“I remember coaching that group at Coolum Football Club and Niz was about the size of the ball,” Cahn said. “He was just dodging and weaving through everybody. His touch was impeccable. I remember thinking, ‘wow, what a player’.
“I’ve said it to people for a long, long time – Niz has something different to most players. There’s just something about him. When you’re on the training pitch with him, he works harder than anybody. His football intelligence is as high as I’ve ever come across. He watched so much football and studied football. He knows the game, tactically, so well.”
Josh Nisbet, right, who stands 160cm tall with Central Coast Mariners teammate Adam Pearce who nudges two metres.Credit:Wolter Peeters
Cahn could see it almost straight away, and would become close family friends of the Nisbets. Even as their football journeys took them to different clubs and in different directions, they’d find time to train together, while his old man always had him doing extras at home.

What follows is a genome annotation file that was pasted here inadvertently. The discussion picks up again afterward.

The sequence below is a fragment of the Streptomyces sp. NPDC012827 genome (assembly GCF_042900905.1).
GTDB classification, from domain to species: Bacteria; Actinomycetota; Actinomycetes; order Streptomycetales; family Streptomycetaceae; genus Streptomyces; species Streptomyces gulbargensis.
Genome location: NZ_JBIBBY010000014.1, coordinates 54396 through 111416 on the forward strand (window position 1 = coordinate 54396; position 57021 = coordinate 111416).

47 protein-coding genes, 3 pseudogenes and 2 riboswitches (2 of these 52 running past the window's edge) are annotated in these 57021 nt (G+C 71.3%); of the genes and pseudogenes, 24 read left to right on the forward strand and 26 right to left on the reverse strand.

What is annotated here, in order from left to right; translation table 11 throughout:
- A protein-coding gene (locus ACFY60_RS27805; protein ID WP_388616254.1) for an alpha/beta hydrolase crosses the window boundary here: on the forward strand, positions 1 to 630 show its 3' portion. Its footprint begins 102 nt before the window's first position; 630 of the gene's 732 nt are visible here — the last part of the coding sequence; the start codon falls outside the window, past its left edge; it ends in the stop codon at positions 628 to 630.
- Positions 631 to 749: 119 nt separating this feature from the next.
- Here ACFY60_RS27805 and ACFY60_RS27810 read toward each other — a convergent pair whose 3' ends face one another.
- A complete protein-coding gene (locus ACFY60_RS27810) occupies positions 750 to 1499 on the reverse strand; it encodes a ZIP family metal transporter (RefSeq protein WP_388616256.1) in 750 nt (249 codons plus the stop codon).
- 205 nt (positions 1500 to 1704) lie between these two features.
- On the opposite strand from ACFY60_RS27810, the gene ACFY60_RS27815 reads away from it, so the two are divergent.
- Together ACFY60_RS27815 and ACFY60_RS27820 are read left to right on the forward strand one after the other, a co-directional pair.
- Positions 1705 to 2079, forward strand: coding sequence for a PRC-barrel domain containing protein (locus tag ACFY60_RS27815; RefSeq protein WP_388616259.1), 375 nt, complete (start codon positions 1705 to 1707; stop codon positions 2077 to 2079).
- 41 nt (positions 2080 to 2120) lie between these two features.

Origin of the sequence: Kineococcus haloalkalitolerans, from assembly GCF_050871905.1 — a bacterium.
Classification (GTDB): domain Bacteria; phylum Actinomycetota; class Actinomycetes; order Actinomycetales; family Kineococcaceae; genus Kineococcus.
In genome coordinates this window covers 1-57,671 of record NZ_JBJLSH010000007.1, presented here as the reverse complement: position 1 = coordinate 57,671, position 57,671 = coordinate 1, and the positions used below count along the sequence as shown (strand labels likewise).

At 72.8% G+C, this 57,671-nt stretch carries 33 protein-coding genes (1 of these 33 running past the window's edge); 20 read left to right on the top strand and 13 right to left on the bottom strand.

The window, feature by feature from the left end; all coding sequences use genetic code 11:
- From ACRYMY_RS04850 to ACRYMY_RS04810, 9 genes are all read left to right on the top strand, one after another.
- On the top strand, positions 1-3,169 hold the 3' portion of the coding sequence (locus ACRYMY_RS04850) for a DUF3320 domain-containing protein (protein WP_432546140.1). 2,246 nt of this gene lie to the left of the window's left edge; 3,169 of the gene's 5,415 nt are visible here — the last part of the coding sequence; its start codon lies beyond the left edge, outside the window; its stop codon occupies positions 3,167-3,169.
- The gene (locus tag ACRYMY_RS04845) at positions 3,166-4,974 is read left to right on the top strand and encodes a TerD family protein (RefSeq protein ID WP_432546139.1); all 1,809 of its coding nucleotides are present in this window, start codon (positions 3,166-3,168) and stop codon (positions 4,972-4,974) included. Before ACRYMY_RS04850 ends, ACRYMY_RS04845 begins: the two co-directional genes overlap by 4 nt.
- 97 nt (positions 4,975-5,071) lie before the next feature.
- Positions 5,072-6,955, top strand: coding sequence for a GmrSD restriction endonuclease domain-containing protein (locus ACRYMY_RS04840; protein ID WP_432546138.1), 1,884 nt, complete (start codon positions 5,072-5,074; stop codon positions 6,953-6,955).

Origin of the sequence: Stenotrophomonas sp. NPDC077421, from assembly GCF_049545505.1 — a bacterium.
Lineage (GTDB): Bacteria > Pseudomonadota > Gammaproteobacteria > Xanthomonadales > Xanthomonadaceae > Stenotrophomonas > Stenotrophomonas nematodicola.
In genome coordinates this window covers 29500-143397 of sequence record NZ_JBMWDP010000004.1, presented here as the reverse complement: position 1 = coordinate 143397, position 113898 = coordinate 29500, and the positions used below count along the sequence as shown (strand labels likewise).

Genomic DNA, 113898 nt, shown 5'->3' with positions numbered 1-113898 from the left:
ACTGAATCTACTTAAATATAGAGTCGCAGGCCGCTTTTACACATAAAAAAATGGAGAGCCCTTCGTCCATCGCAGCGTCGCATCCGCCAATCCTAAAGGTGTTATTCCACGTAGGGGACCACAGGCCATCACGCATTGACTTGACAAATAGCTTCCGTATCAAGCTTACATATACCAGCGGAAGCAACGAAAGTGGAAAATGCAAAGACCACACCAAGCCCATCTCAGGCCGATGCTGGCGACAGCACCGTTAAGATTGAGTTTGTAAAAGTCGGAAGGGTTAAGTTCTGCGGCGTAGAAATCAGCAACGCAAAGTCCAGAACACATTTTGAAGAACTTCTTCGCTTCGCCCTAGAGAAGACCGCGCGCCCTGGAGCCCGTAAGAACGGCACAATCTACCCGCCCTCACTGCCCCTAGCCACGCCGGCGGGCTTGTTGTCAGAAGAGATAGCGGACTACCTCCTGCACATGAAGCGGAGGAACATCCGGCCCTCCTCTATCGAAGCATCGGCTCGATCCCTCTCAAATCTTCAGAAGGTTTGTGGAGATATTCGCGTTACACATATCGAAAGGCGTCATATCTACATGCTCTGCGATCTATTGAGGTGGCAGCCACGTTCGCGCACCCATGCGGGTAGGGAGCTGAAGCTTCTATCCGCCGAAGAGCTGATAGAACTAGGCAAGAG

“We’ve got a three-foot letterbox out the front,” Dave said. “When he was 13, 14, 15, the poor bugger was jumping up on top of that every day just trying to get some spring in his step.”
Nisbet struggled to break into representative teams. When he finally did, in the Queensland under-14s, his coach only used him sparingly because he was worried that the physical loads might further stunt his growth.
Overseas clubs showed far more interest. One team in Spain wanted to sign him at the age of 14, but suggested he take growth hormones. On a separate trip to England – during which he trialled with Wolverhampton, Bolton Wanderers and Cardiff City – an incident happened which may partially explain why he is the way he is.